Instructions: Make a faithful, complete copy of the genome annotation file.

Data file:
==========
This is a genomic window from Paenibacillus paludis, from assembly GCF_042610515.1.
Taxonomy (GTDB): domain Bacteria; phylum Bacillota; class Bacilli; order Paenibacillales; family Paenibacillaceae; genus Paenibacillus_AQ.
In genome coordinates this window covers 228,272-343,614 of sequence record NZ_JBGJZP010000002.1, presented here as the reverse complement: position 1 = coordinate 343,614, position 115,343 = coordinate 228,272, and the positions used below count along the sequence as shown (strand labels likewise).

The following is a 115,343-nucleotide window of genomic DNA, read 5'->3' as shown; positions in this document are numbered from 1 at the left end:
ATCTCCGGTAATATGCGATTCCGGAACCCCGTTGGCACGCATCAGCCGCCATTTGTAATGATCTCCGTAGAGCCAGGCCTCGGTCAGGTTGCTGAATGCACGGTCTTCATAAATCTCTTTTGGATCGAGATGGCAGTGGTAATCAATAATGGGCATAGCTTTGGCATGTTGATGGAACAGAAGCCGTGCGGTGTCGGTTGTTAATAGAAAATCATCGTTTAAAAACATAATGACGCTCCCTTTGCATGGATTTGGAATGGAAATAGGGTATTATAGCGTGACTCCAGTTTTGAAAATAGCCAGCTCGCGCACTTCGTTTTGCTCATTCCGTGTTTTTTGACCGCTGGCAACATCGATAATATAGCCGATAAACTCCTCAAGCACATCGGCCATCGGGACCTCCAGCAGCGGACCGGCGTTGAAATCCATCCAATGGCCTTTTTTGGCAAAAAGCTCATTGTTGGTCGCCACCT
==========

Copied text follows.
This is a genomic window from Paenibacillus paludis, from assembly GCF_042610515.1.
Taxonomy (GTDB): domain Bacteria; phylum Bacillota; class Bacilli; order Paenibacillales; family Paenibacillaceae; genus Paenibacillus_AQ.
In genome coordinates this window covers 228,272-343,614 of sequence record NZ_JBGJZP010000002.1, presented here as the reverse complement: position 1 = coordinate 343,614, position 115,343 = coordinate 228,272, and the positions used below count along the sequence as shown (strand labels likewise).

The following is a 115,343-nucleotide window of genomic DNA, read 5'->3' as shown; positions in this document are numbered from 1 at the left end:
ATCTCCGGTAATATGCGATTCCGGAACCCCGTTGGCACGCATCAGCCGCCATTTGTAATGATCTCCGTAGAGCCAGGCCTCGGTCAGGTTGCTGAATGCACGGTCTTCATAAATCTCTTTTGGATCGAGATGGCAGTGGTAATCAATAATGGGCATAGCTTTGGCATGTTGATGGAACAGAAGCCGTGCGGTGTCGGTTGTTAATAGAAAATCATCGTTTAAAAACATAATGACGCTCCCTTTGCATGGATTTGGAATGGAAATAGGGTATTATAGCGTGACTCCAGTTTTGAAAATAGCCAGCTCGCGCACTTCGTTTTGCTCATTCCGTGTTTTTTGACCGCTGGCAACATCGATAATATAGCCGATAAACTCCTCAAGCACATCGGCCATCGGGACCTCCAGCAGCGGACCGGCGTTGAAATCCATCCAATGGCCTTTTTTGGCAAAAAGCTCATTGTTGGTCGCCACCT